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    Eddy, M. D. 2001. The ‘Doctrine of Salts’ and Rev. John Walker’S Analysis of a Scottish Spa (1749–1761). Ambix, Vol. 48, Issue. 3, p. 137.

  • The British Journal for the History of Science, Volume 18, Issue 3
  • November 1985, pp. 255-303

The Philosophical Society of Edinburgh 1768–1783

  • Roger L. Emerson (a1)
  • DOI:
  • Published online: 01 January 2009

The Philosophical Society of Edinburgh Throughout the years 1768–1783 looked to the outside world like a flourishing and important body. By 1771 it had sponsored the publication of five volumes of papers which had gone through several printings and translations. It had a distinguished foreign membership which assured its recognition abroad as one of the important academic bodies in the cosmopolitan Republic of Letters. From its foundation in 1737 until his death in 1768, its President had been the Earl of Morton, better known as the President of the Royal Society of London and as an astronomer who had been active in the practical work of the London society. Another member, Sir John Pringle, became President of the Royal Society in 1772. It was also known abroad that among the Edinburgh philosophers were to be found the most important professors of the town's university, not only those of its distinguished medical faculty but also men like William Robertson, Adam Ferguson and later John Robison. David Hume had been at one time a Secretary of the Society and probably remained a member to the end of his life in 1776. In the British colonies, the Society could point to members in Pennsylvania, South Carolina, Jamaica and other West Indian islands and it had contacts in a far-flung network reaching from China and Siberia in the east to places less remote in Europe and America. Within Britain, the Society had members in London and in provincial towns of whom William Brownrigg was the most important. From these men and from others scattered in Scotland, the Society drew information and projected its image as a successful learned society. These appearances, however, are far clearer than the Society's record of accomplishment during its last years. It is not accidental that so little pertaining to its work survives. The Society in reality had a career far from brilliant and by 1778 hardly deserved the reputation it had acquired. During its last five years it revived but even then it probably did not reach the level of activity seen in the early and mid 1750s.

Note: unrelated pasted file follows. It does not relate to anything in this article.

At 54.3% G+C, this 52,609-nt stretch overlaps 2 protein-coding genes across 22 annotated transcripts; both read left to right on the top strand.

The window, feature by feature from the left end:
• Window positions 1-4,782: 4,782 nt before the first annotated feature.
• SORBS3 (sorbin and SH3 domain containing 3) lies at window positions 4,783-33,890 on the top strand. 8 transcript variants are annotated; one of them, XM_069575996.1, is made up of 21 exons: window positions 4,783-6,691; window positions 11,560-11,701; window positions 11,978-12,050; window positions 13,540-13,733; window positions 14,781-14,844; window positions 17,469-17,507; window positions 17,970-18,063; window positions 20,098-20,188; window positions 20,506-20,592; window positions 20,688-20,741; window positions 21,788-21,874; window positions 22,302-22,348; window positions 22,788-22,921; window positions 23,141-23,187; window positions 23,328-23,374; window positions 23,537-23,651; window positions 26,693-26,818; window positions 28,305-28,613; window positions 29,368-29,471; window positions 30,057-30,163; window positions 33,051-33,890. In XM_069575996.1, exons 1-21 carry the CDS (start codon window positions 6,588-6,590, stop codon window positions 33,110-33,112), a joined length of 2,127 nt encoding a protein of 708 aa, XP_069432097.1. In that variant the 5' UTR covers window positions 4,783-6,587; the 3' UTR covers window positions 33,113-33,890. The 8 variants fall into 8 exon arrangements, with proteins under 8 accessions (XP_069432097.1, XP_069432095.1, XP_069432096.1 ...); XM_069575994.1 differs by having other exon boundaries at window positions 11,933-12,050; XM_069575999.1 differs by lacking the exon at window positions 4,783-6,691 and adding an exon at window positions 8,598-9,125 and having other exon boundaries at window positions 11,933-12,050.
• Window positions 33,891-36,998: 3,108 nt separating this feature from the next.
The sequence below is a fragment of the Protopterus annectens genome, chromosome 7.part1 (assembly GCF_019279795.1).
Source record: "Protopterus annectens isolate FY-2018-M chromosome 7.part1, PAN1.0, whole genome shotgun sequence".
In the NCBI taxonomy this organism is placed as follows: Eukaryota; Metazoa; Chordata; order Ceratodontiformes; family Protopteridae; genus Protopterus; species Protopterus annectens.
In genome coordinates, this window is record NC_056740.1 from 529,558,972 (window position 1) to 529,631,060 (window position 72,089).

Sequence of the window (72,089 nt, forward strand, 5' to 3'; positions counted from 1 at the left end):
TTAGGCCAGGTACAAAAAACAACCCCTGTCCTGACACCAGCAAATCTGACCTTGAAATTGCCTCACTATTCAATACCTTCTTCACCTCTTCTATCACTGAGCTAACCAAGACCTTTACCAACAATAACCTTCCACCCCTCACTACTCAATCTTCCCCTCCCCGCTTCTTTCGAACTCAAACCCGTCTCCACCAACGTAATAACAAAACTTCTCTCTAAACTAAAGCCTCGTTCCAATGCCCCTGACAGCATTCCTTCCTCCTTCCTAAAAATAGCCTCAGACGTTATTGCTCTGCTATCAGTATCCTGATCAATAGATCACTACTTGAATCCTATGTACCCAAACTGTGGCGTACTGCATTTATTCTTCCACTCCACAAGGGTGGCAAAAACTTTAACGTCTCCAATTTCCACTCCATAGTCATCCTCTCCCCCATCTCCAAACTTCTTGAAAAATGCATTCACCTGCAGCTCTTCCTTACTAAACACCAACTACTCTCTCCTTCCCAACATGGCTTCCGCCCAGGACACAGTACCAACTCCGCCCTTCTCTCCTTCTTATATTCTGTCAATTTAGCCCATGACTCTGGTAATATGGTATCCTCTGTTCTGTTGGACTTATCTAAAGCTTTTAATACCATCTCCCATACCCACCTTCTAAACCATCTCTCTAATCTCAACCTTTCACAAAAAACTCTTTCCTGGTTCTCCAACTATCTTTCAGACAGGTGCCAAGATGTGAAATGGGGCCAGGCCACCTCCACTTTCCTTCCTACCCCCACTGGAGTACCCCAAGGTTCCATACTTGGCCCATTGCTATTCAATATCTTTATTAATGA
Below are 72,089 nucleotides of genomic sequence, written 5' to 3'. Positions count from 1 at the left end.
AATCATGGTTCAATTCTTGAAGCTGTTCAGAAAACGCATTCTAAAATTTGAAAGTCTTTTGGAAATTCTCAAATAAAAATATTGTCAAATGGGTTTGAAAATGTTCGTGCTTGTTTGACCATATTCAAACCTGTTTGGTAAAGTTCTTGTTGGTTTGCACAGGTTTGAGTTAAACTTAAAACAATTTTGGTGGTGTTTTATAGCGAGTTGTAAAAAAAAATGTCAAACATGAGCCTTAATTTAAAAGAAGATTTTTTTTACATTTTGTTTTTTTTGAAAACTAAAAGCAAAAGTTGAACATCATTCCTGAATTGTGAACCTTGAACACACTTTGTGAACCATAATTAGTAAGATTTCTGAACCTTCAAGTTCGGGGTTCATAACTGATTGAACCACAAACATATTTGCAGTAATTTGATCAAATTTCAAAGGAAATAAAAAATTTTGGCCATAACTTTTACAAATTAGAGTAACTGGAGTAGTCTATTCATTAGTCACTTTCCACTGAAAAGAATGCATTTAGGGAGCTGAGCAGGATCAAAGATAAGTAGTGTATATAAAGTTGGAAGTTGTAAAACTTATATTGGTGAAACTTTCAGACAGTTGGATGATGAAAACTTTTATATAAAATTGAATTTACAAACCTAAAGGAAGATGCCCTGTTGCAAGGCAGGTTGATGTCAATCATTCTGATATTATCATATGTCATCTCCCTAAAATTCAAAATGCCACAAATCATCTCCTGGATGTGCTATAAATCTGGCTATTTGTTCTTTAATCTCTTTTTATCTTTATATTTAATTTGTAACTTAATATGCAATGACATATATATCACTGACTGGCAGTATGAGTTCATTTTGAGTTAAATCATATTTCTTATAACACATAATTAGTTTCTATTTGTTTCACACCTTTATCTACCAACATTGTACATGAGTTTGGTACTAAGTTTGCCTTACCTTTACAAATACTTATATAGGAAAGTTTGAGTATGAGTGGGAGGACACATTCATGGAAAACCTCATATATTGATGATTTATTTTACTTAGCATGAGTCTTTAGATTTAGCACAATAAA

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R. L. Emerson , ‘’The Philosophical Society of Edinburgh 1748–1768’, The British Journal for the History of Science, 1981, 14 (hereafter PSE-2), 153.

R. L. Emerson , ‘The Philosophical Society of Edinburgh 1737–1747’, The British Journal for the History of Science, 1979, 12, (hereafter PSE-1), 162–7.

Eric Robinson and Douglas Mckie (eds.), Partners in science: letters of James Watt and Joseph Black, Cambridge (Mass.), 1970.

Douglas McKie and David Kennedy , ‘On some letters of Joseph Black and others’, Annals of science, 1960, 16, pp. 129–70.

Istvan Hont and Michael Ignatieff (eds.), Wealth and virtue: the shaping of political economy in the Scottish Enlightenment, Cambridge, 1983.

Joan Eyles , ‘Some Geological correspondence of James Hutton’, Annals of science, 1951 7, pp. 316336, 328.

Jessie M. Sweet , ‘Matthew Guthrie (1743–1807). An Eighteenth-Century gemmologist’, Annals of science, 1964, 20, 245302

A. M. Duncan , ‘William Keir's de Attractione chimica 1778 and the concepts of chemical saturation, attraction and repulsion’, Annals of Science 1967, 23, pp. 149173.

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The British Journal for the History of Science
  • ISSN: 0007-0874
  • EISSN: 1474-001X
  • URL: /core/journals/british-journal-for-the-history-of-science
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